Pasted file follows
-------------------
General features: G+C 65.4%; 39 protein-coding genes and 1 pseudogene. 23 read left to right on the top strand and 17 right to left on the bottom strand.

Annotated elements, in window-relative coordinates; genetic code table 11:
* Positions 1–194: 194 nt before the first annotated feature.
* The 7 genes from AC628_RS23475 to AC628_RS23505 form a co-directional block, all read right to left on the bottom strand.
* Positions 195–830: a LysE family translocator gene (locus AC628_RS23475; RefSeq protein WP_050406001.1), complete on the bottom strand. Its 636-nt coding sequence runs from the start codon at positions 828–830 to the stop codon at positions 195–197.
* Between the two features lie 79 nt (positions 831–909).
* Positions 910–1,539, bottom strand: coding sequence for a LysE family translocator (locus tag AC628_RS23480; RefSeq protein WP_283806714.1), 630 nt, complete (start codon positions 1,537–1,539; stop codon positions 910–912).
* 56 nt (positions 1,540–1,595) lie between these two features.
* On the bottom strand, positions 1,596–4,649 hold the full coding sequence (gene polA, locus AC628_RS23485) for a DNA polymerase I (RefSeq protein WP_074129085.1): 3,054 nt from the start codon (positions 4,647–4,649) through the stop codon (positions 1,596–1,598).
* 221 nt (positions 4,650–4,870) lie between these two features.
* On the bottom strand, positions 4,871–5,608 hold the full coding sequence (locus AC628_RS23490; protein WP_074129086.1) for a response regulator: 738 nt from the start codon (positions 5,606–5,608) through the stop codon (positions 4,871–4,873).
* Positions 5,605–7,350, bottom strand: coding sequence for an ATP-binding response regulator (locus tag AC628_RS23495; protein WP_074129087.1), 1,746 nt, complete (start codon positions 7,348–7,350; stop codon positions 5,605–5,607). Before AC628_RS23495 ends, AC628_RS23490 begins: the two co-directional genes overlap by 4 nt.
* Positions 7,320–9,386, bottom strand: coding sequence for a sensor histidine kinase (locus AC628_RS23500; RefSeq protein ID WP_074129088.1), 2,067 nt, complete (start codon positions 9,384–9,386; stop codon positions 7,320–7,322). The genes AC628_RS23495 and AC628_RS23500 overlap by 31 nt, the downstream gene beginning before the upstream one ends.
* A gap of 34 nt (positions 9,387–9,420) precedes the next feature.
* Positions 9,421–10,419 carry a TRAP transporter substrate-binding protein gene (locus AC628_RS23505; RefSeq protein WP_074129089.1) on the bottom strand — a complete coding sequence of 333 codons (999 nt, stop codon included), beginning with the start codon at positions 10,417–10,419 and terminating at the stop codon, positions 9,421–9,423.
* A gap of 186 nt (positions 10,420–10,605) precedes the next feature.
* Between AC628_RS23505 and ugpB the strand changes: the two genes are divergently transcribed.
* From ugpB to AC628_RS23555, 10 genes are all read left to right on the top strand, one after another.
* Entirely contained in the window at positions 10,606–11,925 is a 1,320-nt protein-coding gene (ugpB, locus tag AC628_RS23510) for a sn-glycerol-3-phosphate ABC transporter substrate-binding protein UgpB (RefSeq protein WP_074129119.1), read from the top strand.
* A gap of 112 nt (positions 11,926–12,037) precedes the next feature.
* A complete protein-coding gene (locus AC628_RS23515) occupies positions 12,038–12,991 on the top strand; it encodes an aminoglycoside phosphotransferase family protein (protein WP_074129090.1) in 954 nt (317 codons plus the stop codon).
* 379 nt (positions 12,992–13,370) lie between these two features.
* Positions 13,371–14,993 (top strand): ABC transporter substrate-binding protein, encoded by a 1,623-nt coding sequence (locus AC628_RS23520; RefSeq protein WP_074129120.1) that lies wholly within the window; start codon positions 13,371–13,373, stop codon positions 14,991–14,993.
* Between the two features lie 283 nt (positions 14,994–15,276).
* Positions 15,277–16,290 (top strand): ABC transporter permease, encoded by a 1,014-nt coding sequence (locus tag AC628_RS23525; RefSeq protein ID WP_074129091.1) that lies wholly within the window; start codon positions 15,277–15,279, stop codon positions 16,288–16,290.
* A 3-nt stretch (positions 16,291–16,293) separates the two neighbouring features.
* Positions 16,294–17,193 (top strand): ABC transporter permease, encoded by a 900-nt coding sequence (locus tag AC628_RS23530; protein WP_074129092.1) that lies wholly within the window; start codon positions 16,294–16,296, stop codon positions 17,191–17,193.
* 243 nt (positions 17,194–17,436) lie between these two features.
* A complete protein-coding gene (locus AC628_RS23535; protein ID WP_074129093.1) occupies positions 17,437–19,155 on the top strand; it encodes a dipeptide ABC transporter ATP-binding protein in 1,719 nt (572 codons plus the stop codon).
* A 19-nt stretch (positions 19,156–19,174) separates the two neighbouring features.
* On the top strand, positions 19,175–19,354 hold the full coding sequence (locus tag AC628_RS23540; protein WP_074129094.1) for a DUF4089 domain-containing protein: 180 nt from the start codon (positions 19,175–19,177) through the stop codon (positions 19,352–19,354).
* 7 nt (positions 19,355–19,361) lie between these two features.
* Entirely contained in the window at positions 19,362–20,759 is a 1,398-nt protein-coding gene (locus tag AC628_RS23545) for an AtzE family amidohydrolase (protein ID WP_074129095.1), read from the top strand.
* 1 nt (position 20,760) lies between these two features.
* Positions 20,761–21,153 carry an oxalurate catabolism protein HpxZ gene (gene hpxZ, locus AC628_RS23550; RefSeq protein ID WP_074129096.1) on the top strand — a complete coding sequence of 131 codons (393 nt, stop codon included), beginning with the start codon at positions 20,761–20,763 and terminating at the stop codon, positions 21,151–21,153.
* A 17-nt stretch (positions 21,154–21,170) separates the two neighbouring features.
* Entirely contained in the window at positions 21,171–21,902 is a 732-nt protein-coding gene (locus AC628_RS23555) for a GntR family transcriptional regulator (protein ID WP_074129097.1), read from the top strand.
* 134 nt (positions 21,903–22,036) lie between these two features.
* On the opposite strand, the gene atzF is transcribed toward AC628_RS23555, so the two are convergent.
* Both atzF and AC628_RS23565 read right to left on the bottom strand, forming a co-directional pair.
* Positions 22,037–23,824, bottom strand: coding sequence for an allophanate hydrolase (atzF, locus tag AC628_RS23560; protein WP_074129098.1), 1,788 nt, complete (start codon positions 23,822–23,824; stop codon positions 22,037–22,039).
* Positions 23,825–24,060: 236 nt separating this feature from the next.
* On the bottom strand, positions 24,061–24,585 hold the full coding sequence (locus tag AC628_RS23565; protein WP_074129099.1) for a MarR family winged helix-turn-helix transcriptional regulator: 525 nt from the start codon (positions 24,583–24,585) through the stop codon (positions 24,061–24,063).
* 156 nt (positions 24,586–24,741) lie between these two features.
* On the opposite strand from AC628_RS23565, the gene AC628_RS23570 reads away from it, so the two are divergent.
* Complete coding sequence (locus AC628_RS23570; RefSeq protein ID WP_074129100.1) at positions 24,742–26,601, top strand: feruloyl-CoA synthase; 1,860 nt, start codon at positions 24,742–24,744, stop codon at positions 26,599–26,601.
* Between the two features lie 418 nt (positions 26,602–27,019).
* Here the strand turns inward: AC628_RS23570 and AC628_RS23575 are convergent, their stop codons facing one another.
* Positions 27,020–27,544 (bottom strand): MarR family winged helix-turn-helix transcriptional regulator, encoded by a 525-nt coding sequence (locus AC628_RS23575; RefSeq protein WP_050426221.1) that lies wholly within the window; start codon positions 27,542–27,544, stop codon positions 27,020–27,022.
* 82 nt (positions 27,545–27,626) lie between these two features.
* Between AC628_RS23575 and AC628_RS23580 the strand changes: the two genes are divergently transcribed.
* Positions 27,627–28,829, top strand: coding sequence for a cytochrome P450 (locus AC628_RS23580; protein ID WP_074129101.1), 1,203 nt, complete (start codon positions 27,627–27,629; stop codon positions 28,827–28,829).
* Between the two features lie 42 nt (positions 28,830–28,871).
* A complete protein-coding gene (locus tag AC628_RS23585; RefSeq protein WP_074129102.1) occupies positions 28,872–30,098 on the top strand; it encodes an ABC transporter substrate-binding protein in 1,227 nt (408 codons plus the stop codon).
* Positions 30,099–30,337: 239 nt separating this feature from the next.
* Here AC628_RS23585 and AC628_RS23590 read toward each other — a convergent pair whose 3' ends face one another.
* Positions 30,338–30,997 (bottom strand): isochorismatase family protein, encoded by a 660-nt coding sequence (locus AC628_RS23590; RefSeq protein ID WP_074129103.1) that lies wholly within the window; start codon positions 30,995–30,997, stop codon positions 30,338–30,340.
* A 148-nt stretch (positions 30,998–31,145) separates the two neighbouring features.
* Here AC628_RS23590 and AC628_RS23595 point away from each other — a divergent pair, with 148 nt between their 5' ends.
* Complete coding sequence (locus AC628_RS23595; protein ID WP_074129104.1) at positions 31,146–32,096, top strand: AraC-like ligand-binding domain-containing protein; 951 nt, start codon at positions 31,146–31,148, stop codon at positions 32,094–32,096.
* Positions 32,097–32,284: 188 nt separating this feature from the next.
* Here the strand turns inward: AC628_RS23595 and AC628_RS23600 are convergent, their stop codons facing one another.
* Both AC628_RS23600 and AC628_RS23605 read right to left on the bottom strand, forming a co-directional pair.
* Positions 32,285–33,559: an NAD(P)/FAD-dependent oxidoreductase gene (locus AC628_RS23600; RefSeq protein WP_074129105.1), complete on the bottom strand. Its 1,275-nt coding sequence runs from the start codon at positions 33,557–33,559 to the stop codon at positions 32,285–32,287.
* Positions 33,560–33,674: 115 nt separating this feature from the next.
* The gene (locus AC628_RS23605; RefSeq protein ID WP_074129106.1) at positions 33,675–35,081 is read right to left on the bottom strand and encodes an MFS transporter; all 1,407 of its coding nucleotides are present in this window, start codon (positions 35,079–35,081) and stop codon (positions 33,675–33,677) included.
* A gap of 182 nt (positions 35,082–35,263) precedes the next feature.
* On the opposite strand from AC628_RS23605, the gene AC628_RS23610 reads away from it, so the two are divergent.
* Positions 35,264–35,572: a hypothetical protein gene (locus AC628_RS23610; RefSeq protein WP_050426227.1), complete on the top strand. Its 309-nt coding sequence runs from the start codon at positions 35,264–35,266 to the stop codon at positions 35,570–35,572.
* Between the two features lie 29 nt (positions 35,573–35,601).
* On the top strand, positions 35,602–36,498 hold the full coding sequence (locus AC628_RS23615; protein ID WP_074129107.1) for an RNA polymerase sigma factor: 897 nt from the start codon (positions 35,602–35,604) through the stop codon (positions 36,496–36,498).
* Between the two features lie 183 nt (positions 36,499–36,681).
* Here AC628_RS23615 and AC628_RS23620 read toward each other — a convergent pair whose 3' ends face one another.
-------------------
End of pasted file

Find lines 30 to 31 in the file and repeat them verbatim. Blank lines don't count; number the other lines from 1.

* A 19-nt stretch (positions 19,156–19,174) separates the two neighbouring features.
* On the top strand, positions 19,175–19,354 hold the full coding sequence (locus tag AC628_RS23540; protein WP_074129094.1) for a DUF4089 domain-containing protein: 180 nt from the start codon (positions 19,175–19,177) through the stop codon (positions 19,352–19,354).